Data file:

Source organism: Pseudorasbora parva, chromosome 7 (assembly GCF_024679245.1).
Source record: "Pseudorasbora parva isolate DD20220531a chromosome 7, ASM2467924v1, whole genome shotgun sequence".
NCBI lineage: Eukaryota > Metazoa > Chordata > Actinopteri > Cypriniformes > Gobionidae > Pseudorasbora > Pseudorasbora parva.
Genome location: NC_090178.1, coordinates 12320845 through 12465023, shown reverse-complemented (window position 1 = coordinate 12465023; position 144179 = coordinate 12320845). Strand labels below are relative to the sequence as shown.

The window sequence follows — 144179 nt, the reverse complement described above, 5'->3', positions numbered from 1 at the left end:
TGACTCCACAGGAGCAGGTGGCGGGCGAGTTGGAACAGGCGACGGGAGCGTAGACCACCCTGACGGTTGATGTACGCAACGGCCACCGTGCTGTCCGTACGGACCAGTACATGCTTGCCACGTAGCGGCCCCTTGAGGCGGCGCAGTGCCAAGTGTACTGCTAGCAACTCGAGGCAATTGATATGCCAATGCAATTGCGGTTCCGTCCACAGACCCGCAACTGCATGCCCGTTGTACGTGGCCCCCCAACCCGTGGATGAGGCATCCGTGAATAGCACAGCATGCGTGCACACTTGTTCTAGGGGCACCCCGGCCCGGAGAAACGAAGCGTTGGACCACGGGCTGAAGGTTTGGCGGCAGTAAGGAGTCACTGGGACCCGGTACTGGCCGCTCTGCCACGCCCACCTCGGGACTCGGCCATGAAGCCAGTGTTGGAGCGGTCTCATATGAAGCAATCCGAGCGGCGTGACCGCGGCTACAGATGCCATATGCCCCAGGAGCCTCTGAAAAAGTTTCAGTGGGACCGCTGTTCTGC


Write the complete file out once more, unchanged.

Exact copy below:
Source organism: Pseudorasbora parva, chromosome 7 (assembly GCF_024679245.1).
Source record: "Pseudorasbora parva isolate DD20220531a chromosome 7, ASM2467924v1, whole genome shotgun sequence".
NCBI lineage: Eukaryota > Metazoa > Chordata > Actinopteri > Cypriniformes > Gobionidae > Pseudorasbora > Pseudorasbora parva.
Genome location: NC_090178.1, coordinates 12320845 through 12465023, shown reverse-complemented (window position 1 = coordinate 12465023; position 144179 = coordinate 12320845). Strand labels below are relative to the sequence as shown.

The window sequence follows — 144179 nt, the reverse complement described above, 5'->3', positions numbered from 1 at the left end:
TGACTCCACAGGAGCAGGTGGCGGGCGAGTTGGAACAGGCGACGGGAGCGTAGACCACCCTGACGGTTGATGTACGCAACGGCCACCGTGCTGTCCGTACGGACCAGTACATGCTTGCCACGTAGCGGCCCCTTGAGGCGGCGCAGTGCCAAGTGTACTGCTAGCAACTCGAGGCAATTGATATGCCAATGCAATTGCGGTTCCGTCCACAGACCCGCAACTGCATGCCCGTTGTACGTGGCCCCCCAACCCGTGGATGAGGCATCCGTGAATAGCACAGCATGCGTGCACACTTGTTCTAGGGGCACCCCGGCCCGGAGAAACGAAGCGTTGGACCACGGGCTGAAGGTTTGGCGGCAGTAAGGAGTCACTGGGACCCGGTACTGGCCGCTCTGCCACGCCCACCTCGGGACTCGGCCATGAAGCCAGTGTTGGAGCGGTCTCATATGAAGCAATCCGAGCGGCGTGACCGCGGCTACAGATGCCATATGCCCCAGGAGCCTCTGAAAAAGTTTCAGTGGGACCGCTGTTCTGC